The Note




When in this world the headlines read Of those who's hearts are filled with greed And rob and steal from those in need To right this wrong with blinding speed goes

-- famous Thai poem, or, perhaps, lyrics from the theme song to "Underdog"

Republicans who claim Proximity to Bush continue to offer up blind quotes fretting over the ability of the BC04/White House message machine to frame the debate in a disciplined and agenda-setting manner.

It's not only the real and perceived Democratic Party unity contrasted against these GOP public concerns that have Democrats a bit more giddy than they should be.

And it isn't just the new specter of the Spanish election returns (Check with Matt Dowd on any depressing news in the cross tabs.)

Instead, turn from current events to high school physics to get some insight into the state of play.

vec-tor (n.): "A quantity, such as velocity, completely specified by a magnitude and a direction." LINK

The relative directions the political vectors of President Bush and John Kerry have been heading (both in the polls and in the minds of the Gang of 500) and the speed with which they have been heading that way (read: fast) for all of 2004 are causing much of the aforementioned rumblings — despite Dowd's warnings for the past year about the president falling behind in the horserace polling.

But, perhaps it is in Newton's First Law of Motion where we can find the best explanation for the elephantine hand wringing:

"Every object in a state of uniform motion tends to remain in that state of motion unless an external force is applied to it." LINK

Of course an external force can be something unscheduled like the capture of Osama bin Laden, or a major upswing in the Dow that sets the economy on a course to create 2.6 million new jobs this year. (For now, set aside those Spanish elections and the latest gasoline price reports … .)

But looking at the calendar, it is perfectly likely that the President will not be able to change the direction of his political vector until he gives his acceptance speech in the World's Most Famous Arena at the Republican National Convention in September.

It is this current trajectory of motion that gives Democrats a sense of hope and opportunity and Republicans a bit of heartburn.

Because of the direction and speed of the vectors, Kerry now has the best of both worlds: the aura of the meta-frontrunner, plus the favorable press coverage of the underdog. (Remember: The Note chronicles what IS, not necessarily what ought to be . . . )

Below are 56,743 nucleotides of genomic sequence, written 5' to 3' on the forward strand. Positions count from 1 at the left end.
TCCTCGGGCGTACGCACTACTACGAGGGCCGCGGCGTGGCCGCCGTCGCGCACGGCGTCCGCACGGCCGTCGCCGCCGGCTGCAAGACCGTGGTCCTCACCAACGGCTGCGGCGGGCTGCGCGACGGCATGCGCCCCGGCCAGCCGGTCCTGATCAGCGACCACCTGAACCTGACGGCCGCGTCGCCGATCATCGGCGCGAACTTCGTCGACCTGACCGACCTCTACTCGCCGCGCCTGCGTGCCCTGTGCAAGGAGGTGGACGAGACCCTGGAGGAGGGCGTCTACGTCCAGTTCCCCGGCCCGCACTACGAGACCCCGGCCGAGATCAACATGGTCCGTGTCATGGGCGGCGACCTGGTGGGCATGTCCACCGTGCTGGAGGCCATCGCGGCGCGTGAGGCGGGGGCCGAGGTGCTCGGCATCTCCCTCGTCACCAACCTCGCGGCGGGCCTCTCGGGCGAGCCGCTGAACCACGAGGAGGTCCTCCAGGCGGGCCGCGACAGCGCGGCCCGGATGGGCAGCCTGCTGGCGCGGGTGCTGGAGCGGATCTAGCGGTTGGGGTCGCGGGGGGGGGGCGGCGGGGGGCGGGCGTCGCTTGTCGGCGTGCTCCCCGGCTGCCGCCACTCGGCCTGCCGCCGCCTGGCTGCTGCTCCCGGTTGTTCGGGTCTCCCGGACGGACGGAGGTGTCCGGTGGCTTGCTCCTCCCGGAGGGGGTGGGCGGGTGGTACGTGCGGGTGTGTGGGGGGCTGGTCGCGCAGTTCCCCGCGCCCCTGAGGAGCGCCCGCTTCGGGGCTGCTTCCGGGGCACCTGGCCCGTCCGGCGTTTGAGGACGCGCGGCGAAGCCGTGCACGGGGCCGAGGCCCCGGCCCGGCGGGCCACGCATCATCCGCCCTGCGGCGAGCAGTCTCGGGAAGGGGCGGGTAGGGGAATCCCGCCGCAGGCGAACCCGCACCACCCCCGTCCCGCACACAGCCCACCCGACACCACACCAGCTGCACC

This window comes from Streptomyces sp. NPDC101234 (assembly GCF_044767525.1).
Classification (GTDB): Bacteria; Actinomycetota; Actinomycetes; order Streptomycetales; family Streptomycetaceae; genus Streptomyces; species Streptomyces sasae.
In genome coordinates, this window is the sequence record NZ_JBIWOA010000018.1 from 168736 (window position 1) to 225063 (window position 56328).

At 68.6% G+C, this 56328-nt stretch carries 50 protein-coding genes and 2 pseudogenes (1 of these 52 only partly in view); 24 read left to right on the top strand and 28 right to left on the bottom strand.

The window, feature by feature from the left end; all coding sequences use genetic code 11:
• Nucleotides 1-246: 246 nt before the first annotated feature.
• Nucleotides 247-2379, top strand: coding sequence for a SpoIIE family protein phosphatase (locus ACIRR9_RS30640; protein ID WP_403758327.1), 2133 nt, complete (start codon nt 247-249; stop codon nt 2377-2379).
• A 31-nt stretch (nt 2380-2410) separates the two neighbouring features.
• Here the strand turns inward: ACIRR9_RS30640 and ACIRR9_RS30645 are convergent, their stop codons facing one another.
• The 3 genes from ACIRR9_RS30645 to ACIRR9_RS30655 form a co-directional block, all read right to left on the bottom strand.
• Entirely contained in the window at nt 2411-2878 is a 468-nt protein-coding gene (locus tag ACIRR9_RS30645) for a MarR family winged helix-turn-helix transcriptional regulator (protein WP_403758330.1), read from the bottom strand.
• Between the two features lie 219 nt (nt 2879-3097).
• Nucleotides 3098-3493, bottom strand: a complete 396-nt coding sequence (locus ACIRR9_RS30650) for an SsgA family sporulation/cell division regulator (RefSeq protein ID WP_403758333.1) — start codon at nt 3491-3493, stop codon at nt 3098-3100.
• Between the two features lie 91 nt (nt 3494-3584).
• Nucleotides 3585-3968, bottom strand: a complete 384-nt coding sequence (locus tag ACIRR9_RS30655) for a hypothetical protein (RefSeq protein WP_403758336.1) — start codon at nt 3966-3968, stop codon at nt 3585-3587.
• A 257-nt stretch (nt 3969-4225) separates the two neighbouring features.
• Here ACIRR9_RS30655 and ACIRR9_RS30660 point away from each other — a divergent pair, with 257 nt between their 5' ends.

President Bush is NOT the underdog in this race, and it is next to impossible to imagine him ever declaring himself to be. But that means that John Kerry is not every day in every way being held to the same level of accountability as the incumbent.

However, it would do us all a bit of good to fully shake off the lingering effects of the Democratic nomination season and remind ourselves that it is still more likely than not that George W. Bush will emerge victorious in November. (NOTE TO THE DENSE AND SKIMMING: THIS IS OUR MONEY GRAPH!!)

First and foremost the Republican electoral college advantage places the president in a better pole position than Sen. Kerry.

If, for the purposes of this exercise, you remove the 17 battleground states and add up the electoral votes from the states considered safe for each party, Republicans have a 190 to 168 advantage over the Democrats and begin the battle for the battlegrounds only 80 electoral votes shy of the promised land.

Sen. Kerry is still operating in a political environment where he has yet to be battle tested as a presidential candidate beyond the friendly confines of a nomination fight. (Yes, Professor Brinkley, we realize he was quite tested in the Mekong Delta, but we're talking about running for president here.)

Kerry still has a great distance to travel before he passes the "sit and have a beer/hang" test that the American people and the press will undoubtedly continue to administer.

And although the Kerry camp is quite confident in their ability to raise and spend $80 million by the time the convention rolls around, the president's $200 (approximately) million war chest will likely allow voters to come in contact with the Bush-Cheney message of "steady leadership" more often than with John Kerry's call for change.

The concept of inertia is instructive here too. To use Bill Clinton's job interview metaphor, it is far easier for a voter to come to the conclusion that the president's contract should be renewed than it is to decide to both fire the president and hire Sen. Kerry.